Frequently Asked Questions about Hungary

Will I need a car?

Hungary has a great public transportation network that connects all areas of the country. While cars are convenient when travelling outside of the larger cities they are not absolutely necessary. In larger cities like Budapest, it is best to use public transportation as the quality of the roads is not always up to the standards Western Europeans and North Americans would be used to, and there is a fair amount of traffic congestion during peak hours.

How bad is the weather in winter?

Like most of Europe, Hungary can get quite cold during winter. However, most residents and Hungarians enjoy skiing and a whole range of winter sports during the cold season. There are also a number of spas and resorts with natural hot springs that residents in Hungary can enjoy all year round.

Is it easy to buy a house in Hungary?

The property market in Hungary has taken off in recent years and many investors from Western Europe have chosen to buy property in cities like Budapest. Buying property isn’t difficult but there are a number of steps that need to be followed. Expats looking to buy property need to put in an application for a permit to purchase. This takes about two to three months to be completed. Alternatively, they can establish a local company in order to purchase property without a permit. This will also allow expats to buy additional properties at a later stage, if they wish, and allows certain tax benefits. As part of the process of purchasing a house, expats will have to hire a Hungarian legal representative.

Will I have access to English language media?

The larger cities in Hungary have a wealth of English language newspapers and magazines for expats available at news kiosks around the city. Many of the larger hotels also stock well-known weekly and monthly international newspapers, such as the International Herald Tribune, the Guardian International, the Financial Times and the European version of the Wall Street Journal. In Budapest, some of the popular English resources include the monthly Budapest Panorama and the weekly Budapest Times which will keep a person up to date on what’s happening in and around the city. Online, expats can access Hungary Around The Clock and All Hungary Media Group for local news in English.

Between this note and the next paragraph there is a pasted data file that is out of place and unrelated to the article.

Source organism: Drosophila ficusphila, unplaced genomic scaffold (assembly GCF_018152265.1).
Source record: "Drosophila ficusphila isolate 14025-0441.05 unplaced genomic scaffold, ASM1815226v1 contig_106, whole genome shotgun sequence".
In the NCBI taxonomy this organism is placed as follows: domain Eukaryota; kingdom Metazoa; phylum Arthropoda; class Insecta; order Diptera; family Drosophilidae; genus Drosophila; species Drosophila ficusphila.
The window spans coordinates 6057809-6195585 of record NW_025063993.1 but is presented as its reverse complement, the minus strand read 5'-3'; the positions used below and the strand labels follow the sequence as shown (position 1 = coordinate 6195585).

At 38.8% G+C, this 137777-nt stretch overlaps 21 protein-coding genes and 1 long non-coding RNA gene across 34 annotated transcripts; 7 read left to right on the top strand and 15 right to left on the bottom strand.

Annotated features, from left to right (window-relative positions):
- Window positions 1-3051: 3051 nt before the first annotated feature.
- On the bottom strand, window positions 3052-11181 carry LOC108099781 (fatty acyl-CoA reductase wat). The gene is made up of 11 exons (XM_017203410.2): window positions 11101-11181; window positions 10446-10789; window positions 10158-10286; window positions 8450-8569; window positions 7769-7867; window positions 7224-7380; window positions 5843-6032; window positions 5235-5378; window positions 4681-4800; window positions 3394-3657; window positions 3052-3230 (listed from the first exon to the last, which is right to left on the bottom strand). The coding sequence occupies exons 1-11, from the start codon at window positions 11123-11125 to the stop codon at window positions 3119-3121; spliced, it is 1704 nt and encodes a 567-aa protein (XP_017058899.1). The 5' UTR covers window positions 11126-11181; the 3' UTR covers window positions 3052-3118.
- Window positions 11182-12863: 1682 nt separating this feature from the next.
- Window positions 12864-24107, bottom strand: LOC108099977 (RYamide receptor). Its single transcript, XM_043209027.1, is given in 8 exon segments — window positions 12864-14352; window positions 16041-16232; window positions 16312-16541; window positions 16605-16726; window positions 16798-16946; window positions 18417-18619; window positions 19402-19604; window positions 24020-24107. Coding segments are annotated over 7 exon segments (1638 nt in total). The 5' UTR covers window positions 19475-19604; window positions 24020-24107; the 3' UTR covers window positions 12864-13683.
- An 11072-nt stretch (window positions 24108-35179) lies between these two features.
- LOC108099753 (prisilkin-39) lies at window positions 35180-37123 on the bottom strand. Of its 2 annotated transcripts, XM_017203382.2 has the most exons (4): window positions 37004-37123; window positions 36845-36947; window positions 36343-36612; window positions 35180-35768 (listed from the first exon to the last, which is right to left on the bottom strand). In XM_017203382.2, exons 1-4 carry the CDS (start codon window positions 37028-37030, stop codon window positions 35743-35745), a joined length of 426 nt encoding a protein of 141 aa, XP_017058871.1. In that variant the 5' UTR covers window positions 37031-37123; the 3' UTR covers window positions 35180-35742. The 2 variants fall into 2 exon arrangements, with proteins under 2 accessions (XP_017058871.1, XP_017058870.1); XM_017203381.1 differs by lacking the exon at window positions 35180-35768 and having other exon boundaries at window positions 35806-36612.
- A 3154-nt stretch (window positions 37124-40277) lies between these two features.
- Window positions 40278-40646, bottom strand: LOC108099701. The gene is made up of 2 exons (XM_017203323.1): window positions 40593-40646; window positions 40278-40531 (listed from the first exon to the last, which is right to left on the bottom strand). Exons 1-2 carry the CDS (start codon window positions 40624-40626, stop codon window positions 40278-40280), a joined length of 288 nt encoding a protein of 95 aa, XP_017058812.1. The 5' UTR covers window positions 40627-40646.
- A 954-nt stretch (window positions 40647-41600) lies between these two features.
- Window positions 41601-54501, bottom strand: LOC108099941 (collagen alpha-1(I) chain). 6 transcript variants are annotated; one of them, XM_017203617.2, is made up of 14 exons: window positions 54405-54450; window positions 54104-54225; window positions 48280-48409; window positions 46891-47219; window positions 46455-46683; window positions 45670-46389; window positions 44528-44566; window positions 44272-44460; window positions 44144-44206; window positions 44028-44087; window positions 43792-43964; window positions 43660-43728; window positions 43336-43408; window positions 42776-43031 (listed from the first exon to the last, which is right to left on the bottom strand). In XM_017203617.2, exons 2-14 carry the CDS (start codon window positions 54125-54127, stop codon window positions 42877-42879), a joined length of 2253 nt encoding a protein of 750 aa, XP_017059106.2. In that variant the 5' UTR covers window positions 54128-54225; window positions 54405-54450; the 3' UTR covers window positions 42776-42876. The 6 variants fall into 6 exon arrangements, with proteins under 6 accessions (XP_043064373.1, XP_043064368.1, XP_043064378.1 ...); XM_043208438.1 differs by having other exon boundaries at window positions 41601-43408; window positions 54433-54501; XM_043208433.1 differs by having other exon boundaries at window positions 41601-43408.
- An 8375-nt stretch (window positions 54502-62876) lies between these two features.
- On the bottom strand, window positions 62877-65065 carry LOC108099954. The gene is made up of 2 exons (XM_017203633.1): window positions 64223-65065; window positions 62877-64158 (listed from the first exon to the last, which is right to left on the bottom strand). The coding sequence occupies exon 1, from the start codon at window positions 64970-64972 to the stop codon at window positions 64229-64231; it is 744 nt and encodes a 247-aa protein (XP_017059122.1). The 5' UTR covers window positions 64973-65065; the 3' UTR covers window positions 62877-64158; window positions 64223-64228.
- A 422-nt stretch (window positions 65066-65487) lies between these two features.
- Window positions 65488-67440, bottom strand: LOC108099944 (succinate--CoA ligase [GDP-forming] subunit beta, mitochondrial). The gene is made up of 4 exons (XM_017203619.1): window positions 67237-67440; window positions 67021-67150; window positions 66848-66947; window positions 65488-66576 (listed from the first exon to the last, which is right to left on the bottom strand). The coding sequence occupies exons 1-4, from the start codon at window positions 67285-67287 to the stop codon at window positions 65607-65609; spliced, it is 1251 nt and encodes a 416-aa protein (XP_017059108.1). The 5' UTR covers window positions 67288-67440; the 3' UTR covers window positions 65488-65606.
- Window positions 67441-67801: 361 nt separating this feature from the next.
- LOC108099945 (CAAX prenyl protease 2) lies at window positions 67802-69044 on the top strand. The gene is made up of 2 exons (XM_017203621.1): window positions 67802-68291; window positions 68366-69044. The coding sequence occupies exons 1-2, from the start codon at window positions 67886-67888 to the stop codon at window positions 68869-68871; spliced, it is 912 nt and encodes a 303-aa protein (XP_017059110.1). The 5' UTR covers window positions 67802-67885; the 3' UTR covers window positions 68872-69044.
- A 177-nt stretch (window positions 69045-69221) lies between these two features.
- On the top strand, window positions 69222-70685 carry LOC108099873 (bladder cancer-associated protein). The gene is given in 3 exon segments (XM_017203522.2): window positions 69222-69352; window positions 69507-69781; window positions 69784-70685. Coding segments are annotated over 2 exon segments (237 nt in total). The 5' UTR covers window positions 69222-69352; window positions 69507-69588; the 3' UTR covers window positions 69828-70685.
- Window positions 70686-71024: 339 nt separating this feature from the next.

Will I need to learn to speak Hungarian?

Although it is possible to get by without speaking the language, it's recommended that expats learn at least basic Hungarian. Not only will this make daily life easier, but it's also an important way of bonding with the locals and assimilating into their culture. Also, most of the older generation, especially outside of the big cities, speak only Hungarian or German.

Is it expensive to live in Hungary?

Hungary's cost of living is relatively low in comparison with the rest of Europe. Healthcare and public schooling is available at little or no cost. However, expats should be prepared to spend a significant proportion of their income on accommodation, especially if living in Budapest and other large cities. Food expenses can also start to add up if expats buy imported goods – purchasing food from a local market instead will bring the cost down substantially.

Expat Health Insurance Partners

Aetna Global

Aetna is an award-winning insurance business that provides health benefits to more than 650,000 members worldwide. Their high quality health insurance plans are tailored to meet the individual needs of expats living and working abroad.

Get a quote from Aetna International


Cigna Global

With 86 million customer relationships in over 200 countries, Cigna Global has unrivalled experience in dealing with varied and unique medical situations and delivering high standards of service wherever you live in the world.

Get a quote from Cigna Global